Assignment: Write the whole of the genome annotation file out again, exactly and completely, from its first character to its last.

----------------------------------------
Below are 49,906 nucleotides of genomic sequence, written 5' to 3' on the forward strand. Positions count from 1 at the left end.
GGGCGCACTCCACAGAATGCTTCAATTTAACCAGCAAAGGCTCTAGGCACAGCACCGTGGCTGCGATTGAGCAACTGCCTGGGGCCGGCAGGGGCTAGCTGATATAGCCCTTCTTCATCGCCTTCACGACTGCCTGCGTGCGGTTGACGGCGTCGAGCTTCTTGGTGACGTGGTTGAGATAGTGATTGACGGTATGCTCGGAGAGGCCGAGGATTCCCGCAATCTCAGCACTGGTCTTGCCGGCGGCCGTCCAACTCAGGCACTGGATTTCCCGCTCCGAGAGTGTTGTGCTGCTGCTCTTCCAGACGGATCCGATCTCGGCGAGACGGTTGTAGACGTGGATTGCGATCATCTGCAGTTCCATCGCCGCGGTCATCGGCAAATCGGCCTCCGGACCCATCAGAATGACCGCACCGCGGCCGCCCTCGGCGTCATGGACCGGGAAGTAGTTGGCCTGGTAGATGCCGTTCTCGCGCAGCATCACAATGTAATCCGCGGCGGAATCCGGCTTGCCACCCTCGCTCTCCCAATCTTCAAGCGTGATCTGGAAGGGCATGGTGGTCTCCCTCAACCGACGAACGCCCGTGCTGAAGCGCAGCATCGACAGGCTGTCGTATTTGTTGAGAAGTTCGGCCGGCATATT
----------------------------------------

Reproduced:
Below are 49,906 nucleotides of genomic sequence, written 5' to 3' on the forward strand. Positions count from 1 at the left end.
GGGCGCACTCCACAGAATGCTTCAATTTAACCAGCAAAGGCTCTAGGCACAGCACCGTGGCTGCGATTGAGCAACTGCCTGGGGCCGGCAGGGGCTAGCTGATATAGCCCTTCTTCATCGCCTTCACGACTGCCTGCGTGCGGTTGACGGCGTCGAGCTTCTTGGTGACGTGGTTGAGATAGTGATTGACGGTATGCTCGGAGAGGCCGAGGATTCCCGCAATCTCAGCACTGGTCTTGCCGGCGGCCGTCCAACTCAGGCACTGGATTTCCCGCTCCGAGAGTGTTGTGCTGCTGCTCTTCCAGACGGATCCGATCTCGGCGAGACGGTTGTAGACGTGGATTGCGATCATCTGCAGTTCCATCGCCGCGGTCATCGGCAAATCGGCCTCCGGACCCATCAGAATGACCGCACCGCGGCCGCCCTCGGCGTCATGGACCGGGAAGTAGTTGGCCTGGTAGATGCCGTTCTCGCGCAGCATCACAATGTAATCCGCGGCGGAATCCGGCTTGCCACCCTCGCTCTCCCAATCTTCAAGCGTGATCTGGAAGGGCATGGTGGTCTCCCTCAACCGACGAACGCCCGTGCTGAAGCGCAGCATCGACAGGCTGTCGTATTTGTTGAGAAGTTCGGCCGGCATATT